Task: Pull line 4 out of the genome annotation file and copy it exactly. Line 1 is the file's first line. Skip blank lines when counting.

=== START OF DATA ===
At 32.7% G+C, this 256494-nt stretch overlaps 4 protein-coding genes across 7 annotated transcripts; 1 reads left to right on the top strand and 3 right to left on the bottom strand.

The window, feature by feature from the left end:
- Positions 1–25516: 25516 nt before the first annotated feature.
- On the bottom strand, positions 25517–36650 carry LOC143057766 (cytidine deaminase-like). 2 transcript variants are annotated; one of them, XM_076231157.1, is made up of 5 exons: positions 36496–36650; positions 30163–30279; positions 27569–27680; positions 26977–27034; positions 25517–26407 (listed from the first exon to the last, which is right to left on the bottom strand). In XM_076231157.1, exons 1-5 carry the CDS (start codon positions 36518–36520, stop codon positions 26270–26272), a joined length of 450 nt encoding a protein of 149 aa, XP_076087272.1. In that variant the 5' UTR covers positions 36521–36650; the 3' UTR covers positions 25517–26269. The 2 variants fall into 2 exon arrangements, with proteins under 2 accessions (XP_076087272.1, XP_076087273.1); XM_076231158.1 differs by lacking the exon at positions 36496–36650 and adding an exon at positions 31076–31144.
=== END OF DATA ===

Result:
- On the bottom strand, positions 25517–36650 carry LOC143057766 (cytidine deaminase-like). 2 transcript variants are annotated; one of them, XM_076231157.1, is made up of 5 exons: positions 36496–36650; positions 30163–30279; positions 27569–27680; positions 26977–27034; positions 25517–26407 (listed from the first exon to the last, which is right to left on the bottom strand). In XM_076231157.1, exons 1-5 carry the CDS (start codon positions 36518–36520, stop codon positions 26270–26272), a joined length of 450 nt encoding a protein of 149 aa, XP_076087272.1. In that variant the 5' UTR covers positions 36521–36650; the 3' UTR covers positions 25517–26269. The 2 variants fall into 2 exon arrangements, with proteins under 2 accessions (XP_076087272.1, XP_076087273.1); XM_076231158.1 differs by lacking the exon at positions 36496–36650 and adding an exon at positions 31076–31144.